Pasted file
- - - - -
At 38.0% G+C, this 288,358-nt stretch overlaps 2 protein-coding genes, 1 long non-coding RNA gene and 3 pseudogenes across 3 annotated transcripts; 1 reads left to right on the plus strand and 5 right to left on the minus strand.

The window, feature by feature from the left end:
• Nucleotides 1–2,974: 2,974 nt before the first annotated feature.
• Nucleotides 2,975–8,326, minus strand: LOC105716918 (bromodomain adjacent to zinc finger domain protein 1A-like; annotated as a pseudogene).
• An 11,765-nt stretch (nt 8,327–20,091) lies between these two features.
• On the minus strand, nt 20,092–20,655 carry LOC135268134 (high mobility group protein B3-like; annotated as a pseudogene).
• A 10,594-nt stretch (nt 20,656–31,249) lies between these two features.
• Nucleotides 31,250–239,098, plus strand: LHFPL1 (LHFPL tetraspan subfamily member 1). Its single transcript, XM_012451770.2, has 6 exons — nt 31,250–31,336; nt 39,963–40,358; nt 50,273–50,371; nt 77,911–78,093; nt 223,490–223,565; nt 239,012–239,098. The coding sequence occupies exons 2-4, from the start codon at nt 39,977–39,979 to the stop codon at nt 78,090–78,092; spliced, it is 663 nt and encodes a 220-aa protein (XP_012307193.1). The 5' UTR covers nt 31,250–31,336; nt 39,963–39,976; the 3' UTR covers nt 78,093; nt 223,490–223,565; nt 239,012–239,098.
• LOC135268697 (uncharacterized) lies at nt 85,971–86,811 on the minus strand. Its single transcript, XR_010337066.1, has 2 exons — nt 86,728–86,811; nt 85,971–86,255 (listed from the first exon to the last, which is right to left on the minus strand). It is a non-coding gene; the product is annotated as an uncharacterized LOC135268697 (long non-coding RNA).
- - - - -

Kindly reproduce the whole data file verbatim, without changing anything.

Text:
At 38.0% G+C, this 288,358-nt stretch overlaps 2 protein-coding genes, 1 long non-coding RNA gene and 3 pseudogenes across 3 annotated transcripts; 1 reads left to right on the plus strand and 5 right to left on the minus strand.

The window, feature by feature from the left end:
• Nucleotides 1–2,974: 2,974 nt before the first annotated feature.
• Nucleotides 2,975–8,326, minus strand: LOC105716918 (bromodomain adjacent to zinc finger domain protein 1A-like; annotated as a pseudogene).
• An 11,765-nt stretch (nt 8,327–20,091) lies between these two features.
• On the minus strand, nt 20,092–20,655 carry LOC135268134 (high mobility group protein B3-like; annotated as a pseudogene).
• A 10,594-nt stretch (nt 20,656–31,249) lies between these two features.
• Nucleotides 31,250–239,098, plus strand: LHFPL1 (LHFPL tetraspan subfamily member 1). Its single transcript, XM_012451770.2, has 6 exons — nt 31,250–31,336; nt 39,963–40,358; nt 50,273–50,371; nt 77,911–78,093; nt 223,490–223,565; nt 239,012–239,098. The coding sequence occupies exons 2-4, from the start codon at nt 39,977–39,979 to the stop codon at nt 78,090–78,092; spliced, it is 663 nt and encodes a 220-aa protein (XP_012307193.1). The 5' UTR covers nt 31,250–31,336; nt 39,963–39,976; the 3' UTR covers nt 78,093; nt 223,490–223,565; nt 239,012–239,098.
• LOC135268697 (uncharacterized) lies at nt 85,971–86,811 on the minus strand. Its single transcript, XR_010337066.1, has 2 exons — nt 86,728–86,811; nt 85,971–86,255 (listed from the first exon to the last, which is right to left on the minus strand). It is a non-coding gene; the product is annotated as an uncharacterized LOC135268697 (long non-coding RNA).